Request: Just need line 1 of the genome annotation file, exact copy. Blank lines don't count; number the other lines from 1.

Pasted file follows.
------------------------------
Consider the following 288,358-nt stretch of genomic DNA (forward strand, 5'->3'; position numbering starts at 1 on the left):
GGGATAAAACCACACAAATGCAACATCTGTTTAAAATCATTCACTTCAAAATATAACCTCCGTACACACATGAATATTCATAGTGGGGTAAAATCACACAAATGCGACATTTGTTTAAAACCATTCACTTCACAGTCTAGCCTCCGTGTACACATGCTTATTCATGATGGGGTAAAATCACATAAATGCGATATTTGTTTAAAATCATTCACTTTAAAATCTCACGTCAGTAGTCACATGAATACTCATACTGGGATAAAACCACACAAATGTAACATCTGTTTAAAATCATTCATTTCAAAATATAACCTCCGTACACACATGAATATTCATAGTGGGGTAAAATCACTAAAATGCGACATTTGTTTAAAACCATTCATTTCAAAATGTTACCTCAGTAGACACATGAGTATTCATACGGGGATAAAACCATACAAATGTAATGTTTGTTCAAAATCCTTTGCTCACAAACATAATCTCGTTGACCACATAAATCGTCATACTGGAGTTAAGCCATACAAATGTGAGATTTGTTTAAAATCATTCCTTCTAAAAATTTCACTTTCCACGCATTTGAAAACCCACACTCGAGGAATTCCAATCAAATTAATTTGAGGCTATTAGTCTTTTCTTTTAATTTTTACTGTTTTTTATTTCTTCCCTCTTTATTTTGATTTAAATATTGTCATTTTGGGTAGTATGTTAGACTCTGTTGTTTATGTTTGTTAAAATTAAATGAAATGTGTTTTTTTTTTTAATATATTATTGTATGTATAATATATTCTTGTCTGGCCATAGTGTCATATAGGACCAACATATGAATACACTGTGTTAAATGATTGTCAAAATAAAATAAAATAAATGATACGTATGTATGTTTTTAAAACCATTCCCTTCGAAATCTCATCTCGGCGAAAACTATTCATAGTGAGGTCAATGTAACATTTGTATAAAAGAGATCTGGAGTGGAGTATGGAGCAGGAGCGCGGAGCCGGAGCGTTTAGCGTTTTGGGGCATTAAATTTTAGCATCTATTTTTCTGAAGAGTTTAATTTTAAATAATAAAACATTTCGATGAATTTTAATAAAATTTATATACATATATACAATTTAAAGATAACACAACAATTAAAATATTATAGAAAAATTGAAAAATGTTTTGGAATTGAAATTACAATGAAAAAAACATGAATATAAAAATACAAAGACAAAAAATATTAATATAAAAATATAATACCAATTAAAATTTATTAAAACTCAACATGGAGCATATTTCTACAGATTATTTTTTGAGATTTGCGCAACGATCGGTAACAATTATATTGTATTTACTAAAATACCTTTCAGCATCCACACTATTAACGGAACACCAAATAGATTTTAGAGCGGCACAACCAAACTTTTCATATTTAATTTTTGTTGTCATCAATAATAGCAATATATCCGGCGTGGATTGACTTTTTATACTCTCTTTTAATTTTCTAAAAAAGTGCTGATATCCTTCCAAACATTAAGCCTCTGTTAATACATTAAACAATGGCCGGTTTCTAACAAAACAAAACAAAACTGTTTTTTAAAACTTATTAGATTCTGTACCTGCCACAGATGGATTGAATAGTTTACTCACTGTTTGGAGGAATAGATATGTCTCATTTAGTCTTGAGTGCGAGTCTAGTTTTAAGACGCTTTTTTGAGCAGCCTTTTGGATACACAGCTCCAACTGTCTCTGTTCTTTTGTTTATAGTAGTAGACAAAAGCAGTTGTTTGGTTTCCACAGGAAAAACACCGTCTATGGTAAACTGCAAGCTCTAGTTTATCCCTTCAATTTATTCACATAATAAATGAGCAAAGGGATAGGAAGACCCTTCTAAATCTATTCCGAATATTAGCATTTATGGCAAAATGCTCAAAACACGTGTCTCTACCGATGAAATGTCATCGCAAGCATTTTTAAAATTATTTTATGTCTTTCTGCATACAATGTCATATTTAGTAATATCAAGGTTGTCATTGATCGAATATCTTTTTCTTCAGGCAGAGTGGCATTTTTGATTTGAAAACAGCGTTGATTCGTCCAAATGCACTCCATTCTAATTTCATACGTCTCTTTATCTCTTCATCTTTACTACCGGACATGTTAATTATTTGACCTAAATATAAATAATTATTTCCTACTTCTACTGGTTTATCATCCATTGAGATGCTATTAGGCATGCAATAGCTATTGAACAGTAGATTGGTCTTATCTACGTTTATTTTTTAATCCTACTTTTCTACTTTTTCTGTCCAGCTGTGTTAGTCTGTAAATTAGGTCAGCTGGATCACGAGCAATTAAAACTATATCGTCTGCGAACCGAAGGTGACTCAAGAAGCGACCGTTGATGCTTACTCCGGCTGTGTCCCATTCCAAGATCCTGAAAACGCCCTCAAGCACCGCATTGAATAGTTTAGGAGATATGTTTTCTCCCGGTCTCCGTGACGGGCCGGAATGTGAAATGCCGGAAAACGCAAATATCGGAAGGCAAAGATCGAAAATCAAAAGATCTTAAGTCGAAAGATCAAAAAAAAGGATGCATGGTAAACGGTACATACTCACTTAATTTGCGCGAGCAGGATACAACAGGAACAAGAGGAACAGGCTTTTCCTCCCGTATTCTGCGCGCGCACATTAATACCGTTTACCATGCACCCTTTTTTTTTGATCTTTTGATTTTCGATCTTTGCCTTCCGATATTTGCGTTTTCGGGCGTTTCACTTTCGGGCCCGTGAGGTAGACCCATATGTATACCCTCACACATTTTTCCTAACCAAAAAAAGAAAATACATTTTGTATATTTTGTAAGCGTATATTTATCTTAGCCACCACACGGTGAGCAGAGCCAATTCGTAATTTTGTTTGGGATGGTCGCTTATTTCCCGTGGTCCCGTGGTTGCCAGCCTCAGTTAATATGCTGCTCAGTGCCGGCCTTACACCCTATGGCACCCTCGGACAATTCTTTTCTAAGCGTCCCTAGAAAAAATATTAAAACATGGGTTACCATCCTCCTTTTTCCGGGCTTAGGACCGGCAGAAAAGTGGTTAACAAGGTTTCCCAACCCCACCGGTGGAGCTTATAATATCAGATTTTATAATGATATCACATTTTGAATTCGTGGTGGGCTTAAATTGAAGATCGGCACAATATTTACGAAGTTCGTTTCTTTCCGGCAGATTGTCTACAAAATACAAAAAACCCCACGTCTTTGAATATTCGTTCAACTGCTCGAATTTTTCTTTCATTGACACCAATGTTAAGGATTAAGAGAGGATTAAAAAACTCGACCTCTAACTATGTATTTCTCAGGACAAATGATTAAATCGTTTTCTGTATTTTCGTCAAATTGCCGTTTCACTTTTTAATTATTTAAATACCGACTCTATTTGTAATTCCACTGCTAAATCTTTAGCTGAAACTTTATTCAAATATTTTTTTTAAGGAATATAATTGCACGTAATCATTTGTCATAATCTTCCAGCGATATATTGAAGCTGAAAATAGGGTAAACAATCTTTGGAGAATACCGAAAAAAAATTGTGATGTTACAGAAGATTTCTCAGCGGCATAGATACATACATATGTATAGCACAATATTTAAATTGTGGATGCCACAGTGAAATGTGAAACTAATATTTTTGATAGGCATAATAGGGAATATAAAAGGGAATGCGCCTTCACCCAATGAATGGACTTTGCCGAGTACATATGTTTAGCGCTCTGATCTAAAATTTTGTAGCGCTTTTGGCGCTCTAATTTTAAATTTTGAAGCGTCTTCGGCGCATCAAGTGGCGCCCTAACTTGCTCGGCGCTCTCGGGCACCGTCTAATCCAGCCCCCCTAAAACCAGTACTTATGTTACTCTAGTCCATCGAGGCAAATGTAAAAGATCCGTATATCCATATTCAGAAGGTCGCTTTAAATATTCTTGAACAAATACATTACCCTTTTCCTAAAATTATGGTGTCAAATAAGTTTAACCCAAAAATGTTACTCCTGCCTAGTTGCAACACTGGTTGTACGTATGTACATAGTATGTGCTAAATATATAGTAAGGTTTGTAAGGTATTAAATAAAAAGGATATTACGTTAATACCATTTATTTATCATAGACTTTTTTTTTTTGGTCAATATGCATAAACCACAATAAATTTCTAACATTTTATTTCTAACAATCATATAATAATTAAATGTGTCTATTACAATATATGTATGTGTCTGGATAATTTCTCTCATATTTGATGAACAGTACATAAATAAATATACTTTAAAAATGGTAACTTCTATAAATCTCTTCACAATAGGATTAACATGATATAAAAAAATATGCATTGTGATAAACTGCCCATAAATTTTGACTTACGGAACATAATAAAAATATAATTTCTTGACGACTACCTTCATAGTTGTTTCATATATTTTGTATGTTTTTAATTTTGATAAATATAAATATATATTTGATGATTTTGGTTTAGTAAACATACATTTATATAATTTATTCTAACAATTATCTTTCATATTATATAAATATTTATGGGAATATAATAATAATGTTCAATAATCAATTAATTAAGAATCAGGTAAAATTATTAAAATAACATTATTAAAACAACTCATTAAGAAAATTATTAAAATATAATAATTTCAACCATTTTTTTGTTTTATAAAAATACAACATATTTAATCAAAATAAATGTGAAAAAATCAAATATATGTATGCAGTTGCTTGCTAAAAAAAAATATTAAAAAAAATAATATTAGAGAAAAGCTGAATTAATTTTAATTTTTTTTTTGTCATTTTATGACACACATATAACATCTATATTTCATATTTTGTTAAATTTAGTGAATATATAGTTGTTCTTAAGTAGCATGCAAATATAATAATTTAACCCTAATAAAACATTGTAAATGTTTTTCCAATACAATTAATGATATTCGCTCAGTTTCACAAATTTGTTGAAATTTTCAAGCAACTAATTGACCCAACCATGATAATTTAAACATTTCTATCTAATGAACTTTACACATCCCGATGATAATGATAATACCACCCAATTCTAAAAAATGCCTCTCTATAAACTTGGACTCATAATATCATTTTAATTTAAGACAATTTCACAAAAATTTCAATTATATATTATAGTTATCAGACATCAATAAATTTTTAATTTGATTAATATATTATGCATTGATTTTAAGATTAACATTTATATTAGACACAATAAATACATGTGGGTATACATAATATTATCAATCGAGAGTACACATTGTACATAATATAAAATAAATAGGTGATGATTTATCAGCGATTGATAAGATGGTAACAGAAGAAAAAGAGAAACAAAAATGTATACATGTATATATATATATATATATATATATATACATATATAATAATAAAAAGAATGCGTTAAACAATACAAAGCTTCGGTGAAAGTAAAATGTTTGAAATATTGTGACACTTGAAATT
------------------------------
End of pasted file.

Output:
Consider the following 288,358-nt stretch of genomic DNA (forward strand, 5'->3'; position numbering starts at 1 on the left):